Face of Evil

(Mary Lambert, USA, 1996)


In Face of Evil, Darcy Palmer (Tracey Golds) is a good-looking, blonde psychopath who can charm any man (it seems) into helping her – including the cop cabdriver in the final scene who is about to let her out of her handcuffs. In the course of the story, she takes on different identities (probably many, it is hinted, before the story begins), and erases the lives of those she devours. Her whole life is a tissue of lies and a closet full of corpses – as we get in Malicious (1996) and many such variations.


Much of Face of Evil has a telemovie blandness of execution, but director Mary Lambert (whose career since early Madonna videos and Siesta in 1987 is intriguing from many angles) has some good gesture/action/visual-business scenes to work with. Such as the prologue, where Darcy tempts a cat to eat a bird she is feeding (much to the moral distress of a nearby little girl!). And especially the elaborate passage where she breaks into the University’s administration offices (an anti-heroine trait: she can get in anywhere – somewhat Hitchockian, à la Marnie [1964]), replaces a woman’s eye-drop liquid with acid, and then waits around the next day outside the building to reassure herself of the success of her plan – “It probably ate straight through to her brain!”, as she chirps to her (again morally horrified) classmates back in the dorm, watching the gruesome news on TV.


Note, by the way, how absolutely bland/pretty and uninteresting the character of Darby’s friend Jeanelle (Shawnee Smith) is, always moping about her somewhat sleazy Dad (Perry King: perfect casting) who has neither time nor affection for her … Smith, by the way, has subsequently shown up in many horror movies of the Saw/Grudge  variety, as well as the TV series Secret Life of the American Teenager (2008-2013). While on the matter of credits, let us also note the trajectory of writer Gregory Goodell, who has directed a bunch of telemovie thillers, as well as the horror movie Human Experiments (1980), and also wrote a guide to independent production.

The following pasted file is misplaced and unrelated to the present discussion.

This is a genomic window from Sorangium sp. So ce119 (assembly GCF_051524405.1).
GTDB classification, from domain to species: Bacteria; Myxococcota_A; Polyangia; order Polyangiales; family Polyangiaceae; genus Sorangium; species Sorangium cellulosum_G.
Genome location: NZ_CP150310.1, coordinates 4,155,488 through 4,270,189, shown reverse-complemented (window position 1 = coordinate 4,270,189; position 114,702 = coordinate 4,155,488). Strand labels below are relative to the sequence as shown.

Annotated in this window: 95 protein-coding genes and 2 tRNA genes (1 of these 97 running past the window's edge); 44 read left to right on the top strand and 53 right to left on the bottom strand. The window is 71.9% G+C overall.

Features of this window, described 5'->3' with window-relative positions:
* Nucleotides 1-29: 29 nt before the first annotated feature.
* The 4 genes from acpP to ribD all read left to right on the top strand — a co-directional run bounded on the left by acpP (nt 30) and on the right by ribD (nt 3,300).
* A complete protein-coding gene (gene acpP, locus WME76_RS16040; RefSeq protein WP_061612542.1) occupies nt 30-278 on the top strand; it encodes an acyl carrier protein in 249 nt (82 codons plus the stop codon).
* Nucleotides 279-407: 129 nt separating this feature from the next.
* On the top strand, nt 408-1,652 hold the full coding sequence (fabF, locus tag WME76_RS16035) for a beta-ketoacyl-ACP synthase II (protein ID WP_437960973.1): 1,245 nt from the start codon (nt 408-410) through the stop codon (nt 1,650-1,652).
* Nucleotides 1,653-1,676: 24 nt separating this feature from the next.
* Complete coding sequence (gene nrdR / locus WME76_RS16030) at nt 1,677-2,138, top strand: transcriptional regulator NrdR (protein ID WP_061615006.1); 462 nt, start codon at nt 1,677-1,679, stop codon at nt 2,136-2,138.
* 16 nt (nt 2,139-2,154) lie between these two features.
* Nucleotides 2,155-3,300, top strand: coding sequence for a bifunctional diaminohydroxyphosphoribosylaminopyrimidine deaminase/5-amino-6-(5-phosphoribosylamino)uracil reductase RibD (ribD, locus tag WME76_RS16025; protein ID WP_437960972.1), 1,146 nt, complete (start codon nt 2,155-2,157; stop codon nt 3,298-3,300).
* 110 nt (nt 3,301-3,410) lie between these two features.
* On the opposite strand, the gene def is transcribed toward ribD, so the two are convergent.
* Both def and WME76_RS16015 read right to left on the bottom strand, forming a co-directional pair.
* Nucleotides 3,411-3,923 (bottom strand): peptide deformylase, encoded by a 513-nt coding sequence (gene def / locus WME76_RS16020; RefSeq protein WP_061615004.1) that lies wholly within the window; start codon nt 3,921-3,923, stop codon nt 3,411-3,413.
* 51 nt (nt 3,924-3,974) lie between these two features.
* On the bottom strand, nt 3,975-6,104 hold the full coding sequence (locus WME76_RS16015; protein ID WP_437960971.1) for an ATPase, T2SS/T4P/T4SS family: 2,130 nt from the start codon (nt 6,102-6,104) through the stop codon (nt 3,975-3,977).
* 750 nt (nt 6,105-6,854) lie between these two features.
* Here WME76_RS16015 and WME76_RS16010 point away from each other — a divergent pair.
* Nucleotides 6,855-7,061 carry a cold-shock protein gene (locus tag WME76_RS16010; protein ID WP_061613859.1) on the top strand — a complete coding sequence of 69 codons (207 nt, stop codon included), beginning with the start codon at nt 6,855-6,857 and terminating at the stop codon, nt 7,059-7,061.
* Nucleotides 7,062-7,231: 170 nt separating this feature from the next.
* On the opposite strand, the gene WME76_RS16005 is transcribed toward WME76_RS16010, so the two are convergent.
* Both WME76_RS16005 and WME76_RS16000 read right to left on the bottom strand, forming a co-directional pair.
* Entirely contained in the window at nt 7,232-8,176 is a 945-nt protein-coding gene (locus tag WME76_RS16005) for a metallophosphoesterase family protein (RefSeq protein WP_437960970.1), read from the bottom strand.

One of the distinctive and intriguing elements of Face of Evil is the role played by art. At the start, about to marry some hick named Quinn (Don Harvey), Darcy claims to be giving up her interest in painting. He tries to persuade her not to do this. That night, when she clears out, she takes her paintings (including “his” one, a gift to him, cut right out of its frame) with her. At University, inspired by the heavenly vision of art class, she works her wiles to switch her enrolment.


Eventually, Jeanelle’s Dad will help Darby get her first exhibition. And not only is her art the explicit confession in surrealist-expressionist canvases of her actual criminal deeds – like stuffing a dead girl in her suitcase! – it also furnishes her with a kind of Nietzschean life-motto (shades of Rope [1948]): the artist must be free, with no restraining limits. Indeed, whenever Darcy psychotically cracks, it is precisely because someone, in her mind, threatens to curtail her artistic freedom.


One of the most basic structures bequeathed to the modern thriller by Hitchcock and (before him) Patricia Highsmith in Strangers on a Train  (novel 1950, film 1951) is the plot trope of “the fortuitously encountered stranger who enacts your most secret wish”. Face of Evil, adopting the evil gal pal template of Single White Female  (1992) and other contemporary 1990s thrillers, takes this in an odd and highly perverse direction, which is in some sense also a scrambled reworking of the “Mom really did it” displacement-logic of Psycho (1960). In Darcy’s romancing of Jeanelle’s Dad, she does not merely take her BFF’s place as the beloved daughter – she does what the daughter longs to do but cannot: make love to him! And then, just to top it off, Darcy more-or-less throws exactly this wish-come-true in Jeanelle’s face.


This logic also works, on a lesser but more humorous level, with the character of Quinn – whom Darcy rudely jilts, but who then comes after her, until he is trapped in a rolled-up car window and (discreetly) stabbed to death by her. Back at the point of his post-jilt rage, he informs his super-religious parents that he will return to the bar to once again take up boozing – the very bar “where I met Darcy”!


MORE Lambert: Pet Sematary II

© Adrian Martin June 2012

Film Critic: Adrian Martin
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